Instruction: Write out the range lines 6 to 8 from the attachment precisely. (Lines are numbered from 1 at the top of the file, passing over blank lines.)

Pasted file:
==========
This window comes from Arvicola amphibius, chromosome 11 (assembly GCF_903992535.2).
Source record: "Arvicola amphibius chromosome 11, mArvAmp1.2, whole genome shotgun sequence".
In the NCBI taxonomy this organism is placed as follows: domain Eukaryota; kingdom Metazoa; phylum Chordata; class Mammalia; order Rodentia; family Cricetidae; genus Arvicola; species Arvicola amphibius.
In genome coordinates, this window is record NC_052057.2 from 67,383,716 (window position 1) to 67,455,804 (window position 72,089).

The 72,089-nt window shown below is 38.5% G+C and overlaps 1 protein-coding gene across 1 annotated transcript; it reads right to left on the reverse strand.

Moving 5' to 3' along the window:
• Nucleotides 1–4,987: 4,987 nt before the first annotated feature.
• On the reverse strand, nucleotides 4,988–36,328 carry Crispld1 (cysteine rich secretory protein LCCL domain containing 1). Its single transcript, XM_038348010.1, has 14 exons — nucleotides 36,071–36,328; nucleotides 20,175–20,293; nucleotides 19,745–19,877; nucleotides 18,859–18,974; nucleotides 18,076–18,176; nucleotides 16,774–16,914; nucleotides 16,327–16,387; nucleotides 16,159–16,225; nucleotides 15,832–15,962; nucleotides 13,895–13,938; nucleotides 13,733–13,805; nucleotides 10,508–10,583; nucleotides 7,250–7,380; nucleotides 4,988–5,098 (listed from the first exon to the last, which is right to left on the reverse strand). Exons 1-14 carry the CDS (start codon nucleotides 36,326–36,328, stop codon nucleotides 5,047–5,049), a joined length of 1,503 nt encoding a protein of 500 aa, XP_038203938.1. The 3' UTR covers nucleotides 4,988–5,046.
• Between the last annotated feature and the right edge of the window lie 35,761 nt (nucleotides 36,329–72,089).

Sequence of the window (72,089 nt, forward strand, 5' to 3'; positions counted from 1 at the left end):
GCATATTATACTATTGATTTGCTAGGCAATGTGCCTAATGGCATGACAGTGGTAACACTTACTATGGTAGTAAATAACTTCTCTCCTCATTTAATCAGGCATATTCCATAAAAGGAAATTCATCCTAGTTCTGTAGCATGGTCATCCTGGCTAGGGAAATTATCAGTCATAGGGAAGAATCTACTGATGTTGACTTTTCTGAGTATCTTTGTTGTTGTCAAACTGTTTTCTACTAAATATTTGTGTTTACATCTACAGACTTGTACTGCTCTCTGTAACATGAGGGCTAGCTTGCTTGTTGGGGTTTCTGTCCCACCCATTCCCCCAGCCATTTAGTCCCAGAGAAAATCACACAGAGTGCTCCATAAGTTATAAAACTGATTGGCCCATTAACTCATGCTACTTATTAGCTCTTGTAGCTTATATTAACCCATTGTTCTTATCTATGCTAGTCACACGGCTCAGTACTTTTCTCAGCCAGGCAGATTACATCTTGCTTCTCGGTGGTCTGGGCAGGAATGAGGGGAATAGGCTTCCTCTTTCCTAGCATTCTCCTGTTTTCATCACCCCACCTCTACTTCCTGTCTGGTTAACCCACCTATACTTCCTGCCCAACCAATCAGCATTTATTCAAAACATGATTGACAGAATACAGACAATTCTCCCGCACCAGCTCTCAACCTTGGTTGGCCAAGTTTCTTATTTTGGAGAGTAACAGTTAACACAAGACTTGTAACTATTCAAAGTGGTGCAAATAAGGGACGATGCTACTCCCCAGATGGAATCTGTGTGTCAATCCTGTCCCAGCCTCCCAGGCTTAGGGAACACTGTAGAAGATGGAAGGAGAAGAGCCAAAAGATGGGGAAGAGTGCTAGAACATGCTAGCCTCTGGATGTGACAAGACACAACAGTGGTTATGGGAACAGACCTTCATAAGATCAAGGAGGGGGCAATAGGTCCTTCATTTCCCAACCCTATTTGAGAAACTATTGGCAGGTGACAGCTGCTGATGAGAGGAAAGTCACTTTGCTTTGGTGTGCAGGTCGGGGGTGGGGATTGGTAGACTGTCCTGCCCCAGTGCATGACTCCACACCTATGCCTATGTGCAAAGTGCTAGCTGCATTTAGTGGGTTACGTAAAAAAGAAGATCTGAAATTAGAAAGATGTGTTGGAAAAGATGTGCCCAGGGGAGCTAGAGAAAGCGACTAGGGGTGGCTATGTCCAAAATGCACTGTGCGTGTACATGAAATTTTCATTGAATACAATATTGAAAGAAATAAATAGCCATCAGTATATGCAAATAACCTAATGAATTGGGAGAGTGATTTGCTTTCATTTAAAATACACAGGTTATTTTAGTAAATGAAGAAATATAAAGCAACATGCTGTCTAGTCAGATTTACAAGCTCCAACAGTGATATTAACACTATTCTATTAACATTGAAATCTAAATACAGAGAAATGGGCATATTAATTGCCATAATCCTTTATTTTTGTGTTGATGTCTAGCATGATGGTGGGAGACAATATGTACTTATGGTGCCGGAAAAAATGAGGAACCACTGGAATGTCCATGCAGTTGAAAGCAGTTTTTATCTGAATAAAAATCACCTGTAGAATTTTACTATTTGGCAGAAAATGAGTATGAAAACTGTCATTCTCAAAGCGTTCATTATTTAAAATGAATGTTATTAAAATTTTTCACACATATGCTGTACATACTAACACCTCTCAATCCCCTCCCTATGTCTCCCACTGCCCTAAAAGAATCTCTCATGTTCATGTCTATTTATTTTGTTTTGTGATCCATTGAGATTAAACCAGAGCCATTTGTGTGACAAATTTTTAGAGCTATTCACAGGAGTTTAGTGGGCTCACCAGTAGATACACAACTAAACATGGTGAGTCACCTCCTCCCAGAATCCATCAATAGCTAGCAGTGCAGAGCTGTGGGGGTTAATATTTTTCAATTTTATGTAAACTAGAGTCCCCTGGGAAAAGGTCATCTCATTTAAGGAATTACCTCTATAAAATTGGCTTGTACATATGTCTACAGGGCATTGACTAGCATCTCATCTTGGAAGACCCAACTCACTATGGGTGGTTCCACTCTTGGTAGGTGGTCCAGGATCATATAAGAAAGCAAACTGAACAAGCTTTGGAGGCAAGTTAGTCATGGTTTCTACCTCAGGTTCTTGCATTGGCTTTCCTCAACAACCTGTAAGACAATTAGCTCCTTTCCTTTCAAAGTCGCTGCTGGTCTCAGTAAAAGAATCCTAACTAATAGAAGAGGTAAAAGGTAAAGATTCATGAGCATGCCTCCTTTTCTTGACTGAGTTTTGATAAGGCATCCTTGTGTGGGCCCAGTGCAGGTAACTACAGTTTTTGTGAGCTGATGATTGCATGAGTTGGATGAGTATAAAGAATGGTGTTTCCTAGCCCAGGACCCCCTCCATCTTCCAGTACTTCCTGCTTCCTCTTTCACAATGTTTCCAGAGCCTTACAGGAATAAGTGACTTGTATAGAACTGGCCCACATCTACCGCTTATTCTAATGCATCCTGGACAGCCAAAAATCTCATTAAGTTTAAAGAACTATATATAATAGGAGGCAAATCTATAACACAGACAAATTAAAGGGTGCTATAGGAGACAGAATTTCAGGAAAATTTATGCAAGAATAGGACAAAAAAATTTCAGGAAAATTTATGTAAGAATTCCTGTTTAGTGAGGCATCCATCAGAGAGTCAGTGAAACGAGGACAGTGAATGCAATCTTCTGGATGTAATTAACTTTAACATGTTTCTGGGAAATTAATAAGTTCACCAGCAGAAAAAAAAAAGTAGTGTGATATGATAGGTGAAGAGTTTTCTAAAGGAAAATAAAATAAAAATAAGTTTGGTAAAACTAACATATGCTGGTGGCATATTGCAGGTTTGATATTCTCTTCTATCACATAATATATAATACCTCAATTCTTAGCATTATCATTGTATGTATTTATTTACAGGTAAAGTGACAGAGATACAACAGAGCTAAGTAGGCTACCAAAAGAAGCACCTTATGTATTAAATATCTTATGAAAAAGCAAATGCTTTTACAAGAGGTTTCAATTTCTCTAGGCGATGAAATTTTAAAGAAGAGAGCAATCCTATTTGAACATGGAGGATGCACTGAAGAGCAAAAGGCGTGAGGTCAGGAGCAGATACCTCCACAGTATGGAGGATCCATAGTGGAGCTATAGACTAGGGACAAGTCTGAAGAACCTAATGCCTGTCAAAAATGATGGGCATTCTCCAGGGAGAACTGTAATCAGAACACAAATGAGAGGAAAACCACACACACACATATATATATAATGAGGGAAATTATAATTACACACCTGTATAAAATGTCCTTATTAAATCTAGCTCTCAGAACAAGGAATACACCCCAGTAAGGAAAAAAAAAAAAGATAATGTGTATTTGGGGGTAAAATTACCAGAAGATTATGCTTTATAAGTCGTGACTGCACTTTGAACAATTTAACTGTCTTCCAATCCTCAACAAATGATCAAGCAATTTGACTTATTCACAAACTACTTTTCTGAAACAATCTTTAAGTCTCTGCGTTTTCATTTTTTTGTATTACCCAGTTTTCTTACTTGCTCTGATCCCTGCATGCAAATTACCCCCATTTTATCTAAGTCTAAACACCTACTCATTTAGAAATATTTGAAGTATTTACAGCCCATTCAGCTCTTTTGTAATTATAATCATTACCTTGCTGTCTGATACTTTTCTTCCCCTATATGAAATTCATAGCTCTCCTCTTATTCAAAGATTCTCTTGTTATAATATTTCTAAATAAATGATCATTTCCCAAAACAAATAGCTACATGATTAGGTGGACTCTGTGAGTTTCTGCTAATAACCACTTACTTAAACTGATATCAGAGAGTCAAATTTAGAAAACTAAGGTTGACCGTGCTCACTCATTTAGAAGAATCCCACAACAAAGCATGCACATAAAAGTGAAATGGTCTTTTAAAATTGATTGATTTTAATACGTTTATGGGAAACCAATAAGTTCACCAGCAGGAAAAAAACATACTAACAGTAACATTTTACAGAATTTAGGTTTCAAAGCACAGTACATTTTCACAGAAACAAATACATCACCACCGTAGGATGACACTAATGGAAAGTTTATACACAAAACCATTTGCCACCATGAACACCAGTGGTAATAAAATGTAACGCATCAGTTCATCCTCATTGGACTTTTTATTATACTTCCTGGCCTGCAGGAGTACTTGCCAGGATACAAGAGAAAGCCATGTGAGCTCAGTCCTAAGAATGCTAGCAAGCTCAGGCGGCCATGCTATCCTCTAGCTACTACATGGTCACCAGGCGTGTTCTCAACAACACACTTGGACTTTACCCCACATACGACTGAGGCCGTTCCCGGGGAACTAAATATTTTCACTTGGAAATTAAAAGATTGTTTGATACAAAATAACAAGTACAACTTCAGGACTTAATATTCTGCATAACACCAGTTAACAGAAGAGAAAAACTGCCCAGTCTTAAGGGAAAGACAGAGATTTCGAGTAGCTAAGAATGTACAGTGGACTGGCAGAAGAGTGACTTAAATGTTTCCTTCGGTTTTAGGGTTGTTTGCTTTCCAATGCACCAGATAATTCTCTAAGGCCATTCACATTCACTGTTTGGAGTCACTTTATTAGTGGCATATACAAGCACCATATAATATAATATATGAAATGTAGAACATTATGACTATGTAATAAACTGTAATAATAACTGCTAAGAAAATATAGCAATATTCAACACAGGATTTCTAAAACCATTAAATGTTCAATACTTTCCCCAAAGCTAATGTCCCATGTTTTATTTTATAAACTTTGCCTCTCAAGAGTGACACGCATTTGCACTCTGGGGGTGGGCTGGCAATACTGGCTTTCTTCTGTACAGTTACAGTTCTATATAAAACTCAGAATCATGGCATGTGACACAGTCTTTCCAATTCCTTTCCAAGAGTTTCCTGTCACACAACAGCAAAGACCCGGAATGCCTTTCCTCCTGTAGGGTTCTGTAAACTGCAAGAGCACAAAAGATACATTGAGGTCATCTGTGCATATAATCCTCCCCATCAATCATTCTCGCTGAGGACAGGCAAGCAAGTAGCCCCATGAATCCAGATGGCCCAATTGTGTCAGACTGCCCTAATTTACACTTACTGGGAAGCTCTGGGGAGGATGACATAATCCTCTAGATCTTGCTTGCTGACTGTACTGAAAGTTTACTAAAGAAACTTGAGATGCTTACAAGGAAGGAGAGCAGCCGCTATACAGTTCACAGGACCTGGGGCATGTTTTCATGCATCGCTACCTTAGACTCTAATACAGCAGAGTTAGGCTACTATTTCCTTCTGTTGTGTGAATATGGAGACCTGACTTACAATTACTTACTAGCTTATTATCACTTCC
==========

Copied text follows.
Moving 5' to 3' along the window:
• Nucleotides 1–4,987: 4,987 nt before the first annotated feature.
• On the reverse strand, nucleotides 4,988–36,328 carry Crispld1 (cysteine rich secretory protein LCCL domain containing 1). Its single transcript, XM_038348010.1, has 14 exons — nucleotides 36,071–36,328; nucleotides 20,175–20,293; nucleotides 19,745–19,877; nucleotides 18,859–18,974; nucleotides 18,076–18,176; nucleotides 16,774–16,914; nucleotides 16,327–16,387; nucleotides 16,159–16,225; nucleotides 15,832–15,962; nucleotides 13,895–13,938; nucleotides 13,733–13,805; nucleotides 10,508–10,583; nucleotides 7,250–7,380; nucleotides 4,988–5,098 (listed from the first exon to the last, which is right to left on the reverse strand). Exons 1-14 carry the CDS (start codon nucleotides 36,326–36,328, stop codon nucleotides 5,047–5,049), a joined length of 1,503 nt encoding a protein of 500 aa, XP_038203938.1. The 3' UTR covers nucleotides 4,988–5,046.